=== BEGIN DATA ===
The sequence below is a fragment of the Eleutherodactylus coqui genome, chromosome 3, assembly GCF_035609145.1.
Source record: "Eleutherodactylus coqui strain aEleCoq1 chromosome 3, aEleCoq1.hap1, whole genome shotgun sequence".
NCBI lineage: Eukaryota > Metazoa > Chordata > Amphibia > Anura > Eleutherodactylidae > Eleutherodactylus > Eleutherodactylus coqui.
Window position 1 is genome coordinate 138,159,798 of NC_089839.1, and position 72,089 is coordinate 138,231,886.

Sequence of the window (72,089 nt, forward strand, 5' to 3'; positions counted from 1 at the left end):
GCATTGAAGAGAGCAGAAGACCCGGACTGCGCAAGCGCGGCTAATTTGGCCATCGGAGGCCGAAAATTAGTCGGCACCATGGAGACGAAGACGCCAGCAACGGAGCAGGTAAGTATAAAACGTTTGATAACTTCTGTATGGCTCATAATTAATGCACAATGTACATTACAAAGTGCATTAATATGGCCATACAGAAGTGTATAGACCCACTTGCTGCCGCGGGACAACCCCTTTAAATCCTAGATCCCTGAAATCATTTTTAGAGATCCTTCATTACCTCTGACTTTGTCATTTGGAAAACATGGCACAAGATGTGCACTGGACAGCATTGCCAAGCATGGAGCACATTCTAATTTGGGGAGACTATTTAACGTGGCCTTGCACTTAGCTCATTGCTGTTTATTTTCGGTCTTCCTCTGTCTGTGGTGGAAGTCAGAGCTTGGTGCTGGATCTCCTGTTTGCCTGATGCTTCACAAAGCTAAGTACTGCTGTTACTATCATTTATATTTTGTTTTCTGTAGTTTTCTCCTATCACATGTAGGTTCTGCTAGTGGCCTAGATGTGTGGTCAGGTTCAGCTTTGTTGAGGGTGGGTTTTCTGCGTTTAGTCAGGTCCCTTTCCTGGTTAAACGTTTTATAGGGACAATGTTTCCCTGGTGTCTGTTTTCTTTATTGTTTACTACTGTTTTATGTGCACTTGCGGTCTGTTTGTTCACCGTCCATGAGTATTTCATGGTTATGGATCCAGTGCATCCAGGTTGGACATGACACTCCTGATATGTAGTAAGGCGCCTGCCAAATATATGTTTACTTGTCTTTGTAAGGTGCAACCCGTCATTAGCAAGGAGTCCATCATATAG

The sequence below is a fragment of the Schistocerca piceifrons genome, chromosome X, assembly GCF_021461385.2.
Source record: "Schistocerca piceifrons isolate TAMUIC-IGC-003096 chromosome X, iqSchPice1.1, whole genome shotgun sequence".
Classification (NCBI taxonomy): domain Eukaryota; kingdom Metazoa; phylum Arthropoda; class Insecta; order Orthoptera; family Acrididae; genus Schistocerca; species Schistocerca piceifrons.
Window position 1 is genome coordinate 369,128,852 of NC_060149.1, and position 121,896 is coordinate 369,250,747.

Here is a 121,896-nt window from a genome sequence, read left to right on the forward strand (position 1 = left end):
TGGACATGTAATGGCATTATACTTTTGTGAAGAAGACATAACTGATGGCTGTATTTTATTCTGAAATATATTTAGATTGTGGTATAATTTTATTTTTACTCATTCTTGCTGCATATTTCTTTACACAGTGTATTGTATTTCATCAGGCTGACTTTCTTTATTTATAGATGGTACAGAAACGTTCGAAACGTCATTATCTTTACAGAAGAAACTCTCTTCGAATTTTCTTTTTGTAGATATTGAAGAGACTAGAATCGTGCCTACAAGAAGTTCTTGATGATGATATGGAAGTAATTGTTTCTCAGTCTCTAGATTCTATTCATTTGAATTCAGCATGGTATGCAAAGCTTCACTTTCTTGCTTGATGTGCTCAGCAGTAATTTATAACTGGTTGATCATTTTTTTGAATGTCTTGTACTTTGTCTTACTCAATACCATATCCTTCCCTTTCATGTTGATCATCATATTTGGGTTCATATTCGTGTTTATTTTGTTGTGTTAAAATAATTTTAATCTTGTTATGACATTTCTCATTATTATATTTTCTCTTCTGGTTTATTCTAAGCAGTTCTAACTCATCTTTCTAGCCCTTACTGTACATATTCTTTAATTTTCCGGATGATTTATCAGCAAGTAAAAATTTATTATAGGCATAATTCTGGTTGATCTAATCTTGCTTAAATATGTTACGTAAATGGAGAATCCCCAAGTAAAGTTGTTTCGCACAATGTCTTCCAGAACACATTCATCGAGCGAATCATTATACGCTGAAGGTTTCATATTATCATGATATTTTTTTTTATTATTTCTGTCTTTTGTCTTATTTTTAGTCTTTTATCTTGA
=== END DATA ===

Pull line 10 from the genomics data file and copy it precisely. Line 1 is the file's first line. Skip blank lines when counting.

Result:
Window position 1 is genome coordinate 369,128,852 of NC_060149.1, and position 121,896 is coordinate 369,250,747.